What is an elder?

There is a distinct and peculiar prominence of the elder in Presbyterian churches, which take their very name from the biblical Greek word translated as elder: presbyteros. In 1964, immediately after the admission of women to the eldership, the Church of Scotland stated that "The office of elder is one of the spiritual offices of the Church of Scotland and is concerned with the oversight and pastoral work of a congregation." That simple, neat and accurate formula is a good way to begin the story of a complex, occasionally controversial, history and theology underpinning the ministry of eldership in the Church of Scotland.

Resources highlight

Learn Eldership is a key training resource produced by the Church of Scotland on eldership. Based on the declaration and affirmation that every elder takes, this invaluable resource provides new and existing elders with a diverse range of articles by leading figures in the Church of Scotland. The 36 topics covered include pastoral care, reformed theology, making hospital visits, understanding the role of the Bible in the Church of Scotland, public worship and sacraments. Each topic includes an article, questions for discussion, suggestions for further reading and a ‘why not try…?’ suggestion for deepening your engagement with the topic.
Other significant resources include:

Affirmation of an elder

Do you believe the fundamental doctrines of the Christian faith;
Do you promise
To seek the unity and peace of the church;
To uphold its doctrine, worship, Government and discipline;
And to take your due part in the administration of its affairs?
[Common Order, p337]

A prayer for elders

Grant them the gift of your Holy Spirit,

that their hearts may be set on fire with love for you

and those committed to their care.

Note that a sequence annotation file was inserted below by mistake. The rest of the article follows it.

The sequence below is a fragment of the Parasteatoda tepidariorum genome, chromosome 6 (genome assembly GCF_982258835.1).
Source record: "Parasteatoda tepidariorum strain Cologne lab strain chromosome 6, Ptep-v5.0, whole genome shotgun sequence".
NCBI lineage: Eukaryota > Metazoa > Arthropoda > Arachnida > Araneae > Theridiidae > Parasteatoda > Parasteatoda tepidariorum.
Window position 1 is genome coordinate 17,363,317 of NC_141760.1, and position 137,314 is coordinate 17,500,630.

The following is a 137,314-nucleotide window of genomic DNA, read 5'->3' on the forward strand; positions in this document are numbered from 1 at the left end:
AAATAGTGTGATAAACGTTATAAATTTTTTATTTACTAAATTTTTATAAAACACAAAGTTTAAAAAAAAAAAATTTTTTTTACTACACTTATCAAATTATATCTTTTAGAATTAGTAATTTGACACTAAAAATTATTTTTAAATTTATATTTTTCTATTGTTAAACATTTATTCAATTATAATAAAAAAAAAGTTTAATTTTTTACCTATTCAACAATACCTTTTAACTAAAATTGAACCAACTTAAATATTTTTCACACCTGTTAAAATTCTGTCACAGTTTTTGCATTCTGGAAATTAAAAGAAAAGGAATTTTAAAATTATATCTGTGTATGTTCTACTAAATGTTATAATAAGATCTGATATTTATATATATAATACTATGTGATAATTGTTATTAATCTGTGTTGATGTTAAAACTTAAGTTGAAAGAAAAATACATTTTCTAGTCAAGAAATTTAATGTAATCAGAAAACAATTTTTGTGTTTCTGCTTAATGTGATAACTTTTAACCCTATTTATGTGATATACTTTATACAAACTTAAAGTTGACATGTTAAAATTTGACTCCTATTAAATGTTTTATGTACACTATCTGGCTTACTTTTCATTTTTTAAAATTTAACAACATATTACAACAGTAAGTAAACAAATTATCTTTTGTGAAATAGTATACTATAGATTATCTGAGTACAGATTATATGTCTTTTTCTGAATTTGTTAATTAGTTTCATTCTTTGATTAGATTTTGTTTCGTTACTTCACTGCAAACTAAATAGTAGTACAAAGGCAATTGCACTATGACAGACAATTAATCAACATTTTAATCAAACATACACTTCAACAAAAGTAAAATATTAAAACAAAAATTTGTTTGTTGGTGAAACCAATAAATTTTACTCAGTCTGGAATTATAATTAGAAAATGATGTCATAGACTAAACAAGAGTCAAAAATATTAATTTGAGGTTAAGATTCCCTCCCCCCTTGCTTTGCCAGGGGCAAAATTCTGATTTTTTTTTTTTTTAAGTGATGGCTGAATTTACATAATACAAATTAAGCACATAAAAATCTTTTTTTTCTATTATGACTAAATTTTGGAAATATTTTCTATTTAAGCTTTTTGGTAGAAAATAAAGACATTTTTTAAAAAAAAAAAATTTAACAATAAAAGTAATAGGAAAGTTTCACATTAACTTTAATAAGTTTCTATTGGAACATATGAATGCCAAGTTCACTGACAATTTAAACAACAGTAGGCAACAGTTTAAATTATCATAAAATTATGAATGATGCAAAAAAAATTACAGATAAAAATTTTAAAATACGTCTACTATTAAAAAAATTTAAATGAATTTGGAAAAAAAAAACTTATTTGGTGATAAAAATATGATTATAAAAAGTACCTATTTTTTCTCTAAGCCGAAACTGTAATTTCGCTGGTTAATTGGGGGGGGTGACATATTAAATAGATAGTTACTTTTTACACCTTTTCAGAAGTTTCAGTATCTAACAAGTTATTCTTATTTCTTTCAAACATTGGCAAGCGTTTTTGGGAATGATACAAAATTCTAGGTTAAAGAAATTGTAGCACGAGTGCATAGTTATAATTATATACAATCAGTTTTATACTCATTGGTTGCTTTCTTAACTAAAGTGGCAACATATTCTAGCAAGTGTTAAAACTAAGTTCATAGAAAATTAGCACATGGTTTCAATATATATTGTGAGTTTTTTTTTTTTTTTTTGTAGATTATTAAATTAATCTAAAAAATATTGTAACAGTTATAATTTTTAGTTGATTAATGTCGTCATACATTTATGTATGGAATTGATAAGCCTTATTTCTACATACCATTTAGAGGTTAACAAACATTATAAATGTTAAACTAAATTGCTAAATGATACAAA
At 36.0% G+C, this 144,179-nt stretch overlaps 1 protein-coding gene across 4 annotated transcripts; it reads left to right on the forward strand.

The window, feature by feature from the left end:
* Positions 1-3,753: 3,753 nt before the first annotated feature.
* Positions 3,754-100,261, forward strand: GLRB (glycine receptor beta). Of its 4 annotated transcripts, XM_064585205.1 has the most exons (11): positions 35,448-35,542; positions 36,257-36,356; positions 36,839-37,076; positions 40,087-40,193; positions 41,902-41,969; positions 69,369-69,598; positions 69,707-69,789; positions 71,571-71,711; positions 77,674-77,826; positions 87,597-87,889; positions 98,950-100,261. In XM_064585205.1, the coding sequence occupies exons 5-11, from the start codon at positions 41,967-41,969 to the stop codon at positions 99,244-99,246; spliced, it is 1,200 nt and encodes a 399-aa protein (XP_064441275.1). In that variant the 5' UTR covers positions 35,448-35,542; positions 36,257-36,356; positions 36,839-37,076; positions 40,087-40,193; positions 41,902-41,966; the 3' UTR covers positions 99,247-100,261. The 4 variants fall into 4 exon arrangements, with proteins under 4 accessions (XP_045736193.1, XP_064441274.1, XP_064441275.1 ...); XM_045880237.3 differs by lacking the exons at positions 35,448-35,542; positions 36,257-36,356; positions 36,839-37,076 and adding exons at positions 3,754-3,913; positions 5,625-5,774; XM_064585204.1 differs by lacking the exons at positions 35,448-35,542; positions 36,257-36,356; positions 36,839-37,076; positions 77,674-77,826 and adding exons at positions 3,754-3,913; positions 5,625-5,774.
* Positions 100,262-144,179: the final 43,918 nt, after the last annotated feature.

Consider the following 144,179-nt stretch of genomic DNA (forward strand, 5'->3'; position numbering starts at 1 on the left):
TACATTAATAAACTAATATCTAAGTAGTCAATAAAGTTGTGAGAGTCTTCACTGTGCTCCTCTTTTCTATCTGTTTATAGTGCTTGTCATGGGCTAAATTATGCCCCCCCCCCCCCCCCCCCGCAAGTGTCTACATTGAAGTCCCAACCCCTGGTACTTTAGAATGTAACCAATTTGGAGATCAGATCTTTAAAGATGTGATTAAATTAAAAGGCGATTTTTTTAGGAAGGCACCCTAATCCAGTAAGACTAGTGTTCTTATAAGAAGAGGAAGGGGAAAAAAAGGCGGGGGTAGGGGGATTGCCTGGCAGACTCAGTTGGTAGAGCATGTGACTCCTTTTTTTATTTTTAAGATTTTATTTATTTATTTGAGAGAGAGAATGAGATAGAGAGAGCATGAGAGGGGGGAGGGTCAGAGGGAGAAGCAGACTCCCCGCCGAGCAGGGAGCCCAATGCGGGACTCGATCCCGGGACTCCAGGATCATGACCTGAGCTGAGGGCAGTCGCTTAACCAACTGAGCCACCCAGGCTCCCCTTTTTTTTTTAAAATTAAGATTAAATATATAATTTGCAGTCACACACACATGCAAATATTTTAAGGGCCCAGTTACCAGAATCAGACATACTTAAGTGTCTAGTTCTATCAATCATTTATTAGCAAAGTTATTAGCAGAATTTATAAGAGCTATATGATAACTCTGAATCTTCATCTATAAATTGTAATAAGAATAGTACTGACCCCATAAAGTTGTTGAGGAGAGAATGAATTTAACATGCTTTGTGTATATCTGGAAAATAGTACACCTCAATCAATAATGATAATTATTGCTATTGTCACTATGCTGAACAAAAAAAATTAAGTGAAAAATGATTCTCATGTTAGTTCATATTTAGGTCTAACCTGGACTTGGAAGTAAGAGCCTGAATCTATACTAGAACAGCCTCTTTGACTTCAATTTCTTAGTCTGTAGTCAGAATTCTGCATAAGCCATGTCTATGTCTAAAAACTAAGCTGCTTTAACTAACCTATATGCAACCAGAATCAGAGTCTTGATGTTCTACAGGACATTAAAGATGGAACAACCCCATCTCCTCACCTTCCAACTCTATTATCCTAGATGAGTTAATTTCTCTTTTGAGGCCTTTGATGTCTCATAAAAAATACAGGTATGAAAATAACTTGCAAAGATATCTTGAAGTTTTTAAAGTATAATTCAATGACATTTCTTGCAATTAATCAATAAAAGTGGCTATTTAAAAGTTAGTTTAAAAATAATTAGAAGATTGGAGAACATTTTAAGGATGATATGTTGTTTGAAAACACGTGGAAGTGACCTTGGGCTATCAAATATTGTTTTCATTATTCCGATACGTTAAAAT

Make them pure in heart as those who have the mind of Christ.

Give them vision to discern your purposes for the church

and the world you love.

Keep them faithful to the end in all their service,

that when the chief shepherd appears,

they may receive glory,

a crown that never fades.

Book of Common Order of the Church of Scotland, St Andrew Press 1994, pp.338-339

Elder as trustee

The Kirk Session has legal obligations and elders as office bearers take the role of trustees. Elders should seek to understand what expectations there are on them as office bearers and trustees.

Constitutions of the Church of Scotland

There are a number of different constitutions that operate in the Church of Scotland. Understanding the constitution that is in operation is essential for understanding the remit and scope of the Kirk Session and other groups such as Congregational Board.

Recent work on eldership

The Eldership Working Group (EWG) has a remit to: ‘look at patterns and models of Eldership currently in use across the Church today and to bring to the attention of the General Assembly ways in which these could be shared, reflected upon and, in some cases, adapted to encourage appropriate practice in our changing contexts’.

Towards the end of 2013 the EWG completed a large scale consultation, on the eldership, engaging all kirk sessions in the process. Findings from that consultation shaped the development of Learn Eldership which was launched in the autumn of 2014. Documents associated with consultation process are provided below:

Subsequent to that the EWG brought proposals to the General Assembly of 2016 with proposals for developing the eldership.

Downloadable documents